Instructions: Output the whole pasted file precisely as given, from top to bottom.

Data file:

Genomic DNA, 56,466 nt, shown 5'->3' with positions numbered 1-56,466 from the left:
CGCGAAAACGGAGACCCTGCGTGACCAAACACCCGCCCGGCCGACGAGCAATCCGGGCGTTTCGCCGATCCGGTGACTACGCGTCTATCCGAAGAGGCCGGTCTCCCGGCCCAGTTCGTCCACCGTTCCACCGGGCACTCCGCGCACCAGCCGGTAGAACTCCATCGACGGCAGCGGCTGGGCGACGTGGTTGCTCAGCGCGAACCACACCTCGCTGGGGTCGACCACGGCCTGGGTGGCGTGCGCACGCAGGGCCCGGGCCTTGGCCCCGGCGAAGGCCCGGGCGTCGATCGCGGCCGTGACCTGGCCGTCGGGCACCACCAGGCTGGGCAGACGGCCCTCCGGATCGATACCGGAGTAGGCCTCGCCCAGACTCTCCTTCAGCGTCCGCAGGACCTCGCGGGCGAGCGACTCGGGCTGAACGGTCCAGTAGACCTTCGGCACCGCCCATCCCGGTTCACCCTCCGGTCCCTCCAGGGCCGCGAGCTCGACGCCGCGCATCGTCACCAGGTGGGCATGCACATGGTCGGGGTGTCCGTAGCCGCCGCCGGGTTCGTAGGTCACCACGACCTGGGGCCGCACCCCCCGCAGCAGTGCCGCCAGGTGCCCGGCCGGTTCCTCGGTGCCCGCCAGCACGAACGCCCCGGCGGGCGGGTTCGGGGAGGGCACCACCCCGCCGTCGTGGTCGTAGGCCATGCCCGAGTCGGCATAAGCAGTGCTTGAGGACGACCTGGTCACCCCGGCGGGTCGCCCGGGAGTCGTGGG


Genomic DNA, 56,466 nt, shown 5'->3' with positions numbered 1-56,466 from the left:
CGCGAAAACGGAGACCCTGCGTGACCAAACACCCGCCCGGCCGACGAGCAATCCGGGCGTTTCGCCGATCCGGTGACTACGCGTCTATCCGAAGAGGCCGGTCTCCCGGCCCAGTTCGTCCACCGTTCCACCGGGCACTCCGCGCACCAGCCGGTAGAACTCCATCGACGGCAGCGGCTGGGCGACGTGGTTGCTCAGCGCGAACCACACCTCGCTGGGGTCGACCACGGCCTGGGTGGCGTGCGCACGCAGGGCCCGGGCCTTGGCCCCGGCGAAGGCCCGGGCGTCGATCGCGGCCGTGACCTGGCCGTCGGGCACCACCAGGCTGGGCAGACGGCCCTCCGGATCGATACCGGAGTAGGCCTCGCCCAGACTCTCCTTCAGCGTCCGCAGGACCTCGCGGGCGAGCGACTCGGGCTGAACGGTCCAGTAGACCTTCGGCACCGCCCATCCCGGTTCACCCTCCGGTCCCTCCAGGGCCGCGAGCTCGACGCCGCGCATCGTCACCAGGTGGGCATGCACATGGTCGGGGTGTCCGTAGCCGCCGCCGGGTTCGTAGGTCACCACGACCTGGGGCCGCACCCCCCGCAGCAGTGCCGCCAGGTGCCCGGCCGGTTCCTCGGTGCCCGCCAGCACGAACGCCCCGGCGGGCGGGTTCGGGGAGGGCACCACCCCGCCGTCGTGGTCGTAGGCCATGCCCGAGTCGGCATAAGCAGTGCTTGAGGACGACCTGGTCACCCCGGCGGGTCGCCCGGGAGTCGTGGG